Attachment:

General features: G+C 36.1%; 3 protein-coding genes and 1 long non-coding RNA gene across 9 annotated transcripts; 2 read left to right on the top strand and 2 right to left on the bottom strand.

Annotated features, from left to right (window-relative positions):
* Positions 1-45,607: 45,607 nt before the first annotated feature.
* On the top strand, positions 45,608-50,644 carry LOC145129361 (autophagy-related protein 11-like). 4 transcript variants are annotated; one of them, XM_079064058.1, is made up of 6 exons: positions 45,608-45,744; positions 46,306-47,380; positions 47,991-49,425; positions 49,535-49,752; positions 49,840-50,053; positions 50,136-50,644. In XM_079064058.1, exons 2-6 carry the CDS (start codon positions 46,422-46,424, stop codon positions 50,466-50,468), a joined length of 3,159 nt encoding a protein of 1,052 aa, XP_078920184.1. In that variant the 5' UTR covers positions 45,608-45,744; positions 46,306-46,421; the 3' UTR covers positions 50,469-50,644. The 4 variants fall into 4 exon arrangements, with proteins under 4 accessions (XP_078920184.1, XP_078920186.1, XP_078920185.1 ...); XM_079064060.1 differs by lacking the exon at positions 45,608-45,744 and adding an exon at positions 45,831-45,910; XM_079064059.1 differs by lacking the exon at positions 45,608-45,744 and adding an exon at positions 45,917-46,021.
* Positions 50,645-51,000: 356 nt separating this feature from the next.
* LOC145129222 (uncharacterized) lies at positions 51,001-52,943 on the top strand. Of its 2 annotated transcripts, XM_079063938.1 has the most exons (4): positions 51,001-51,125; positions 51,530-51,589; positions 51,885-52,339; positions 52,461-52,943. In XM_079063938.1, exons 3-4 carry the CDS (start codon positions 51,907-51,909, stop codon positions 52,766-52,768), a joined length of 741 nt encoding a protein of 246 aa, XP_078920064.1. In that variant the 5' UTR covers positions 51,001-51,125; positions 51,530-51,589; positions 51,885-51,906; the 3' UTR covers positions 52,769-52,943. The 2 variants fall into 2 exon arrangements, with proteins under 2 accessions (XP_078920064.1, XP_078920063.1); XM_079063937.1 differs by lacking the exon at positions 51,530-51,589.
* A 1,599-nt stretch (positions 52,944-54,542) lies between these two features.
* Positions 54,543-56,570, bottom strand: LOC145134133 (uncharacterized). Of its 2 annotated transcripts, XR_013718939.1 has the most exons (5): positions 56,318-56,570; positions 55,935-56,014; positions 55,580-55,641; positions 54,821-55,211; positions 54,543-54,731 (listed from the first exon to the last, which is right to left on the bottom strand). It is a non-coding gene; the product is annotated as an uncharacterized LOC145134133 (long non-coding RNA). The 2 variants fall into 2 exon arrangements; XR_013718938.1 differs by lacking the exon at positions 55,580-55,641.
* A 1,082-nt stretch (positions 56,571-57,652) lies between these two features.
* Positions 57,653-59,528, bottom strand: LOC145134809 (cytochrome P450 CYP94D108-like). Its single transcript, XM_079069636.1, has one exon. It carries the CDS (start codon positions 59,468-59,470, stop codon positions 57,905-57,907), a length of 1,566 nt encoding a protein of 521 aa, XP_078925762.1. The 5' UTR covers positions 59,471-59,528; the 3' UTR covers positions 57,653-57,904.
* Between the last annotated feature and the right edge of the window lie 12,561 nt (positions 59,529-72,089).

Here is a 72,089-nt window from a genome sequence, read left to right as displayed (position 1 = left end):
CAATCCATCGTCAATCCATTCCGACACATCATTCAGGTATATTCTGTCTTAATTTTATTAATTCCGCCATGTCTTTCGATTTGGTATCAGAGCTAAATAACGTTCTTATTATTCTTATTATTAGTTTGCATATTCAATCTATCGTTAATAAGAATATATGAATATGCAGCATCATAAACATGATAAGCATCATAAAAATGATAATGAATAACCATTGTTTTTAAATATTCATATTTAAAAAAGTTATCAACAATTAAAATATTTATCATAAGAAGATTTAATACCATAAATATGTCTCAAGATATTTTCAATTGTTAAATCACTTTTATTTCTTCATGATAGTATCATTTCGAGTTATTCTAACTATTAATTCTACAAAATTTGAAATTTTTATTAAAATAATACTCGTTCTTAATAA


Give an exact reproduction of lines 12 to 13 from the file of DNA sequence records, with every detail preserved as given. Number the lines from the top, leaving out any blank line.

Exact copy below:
Here is a 72,089-nt window from a genome sequence, read left to right as displayed (position 1 = left end):
CAATCCATCGTCAATCCATTCCGACACATCATTCAGGTATATTCTGTCTTAATTTTATTAATTCCGCCATGTCTTTCGATTTGGTATCAGAGCTAAATAACGTTCTTATTATTCTTATTATTAGTTTGCATATTCAATCTATCGTTAATAAGAATATATGAATATGCAGCATCATAAACATGATAAGCATCATAAAAATGATAATGAATAACCATTGTTTTTAAATATTCATATTTAAAAAAGTTATCAACAATTAAAATATTTATCATAAGAAGATTTAATACCATAAATATGTCTCAAGATATTTTCAATTGTTAAATCACTTTTATTTCTTCATGATAGTATCATTTCGAGTTATTCTAACTATTAATTCTACAAAATTTGAAATTTTTATTAAAATAATACTCGTTCTTAATAA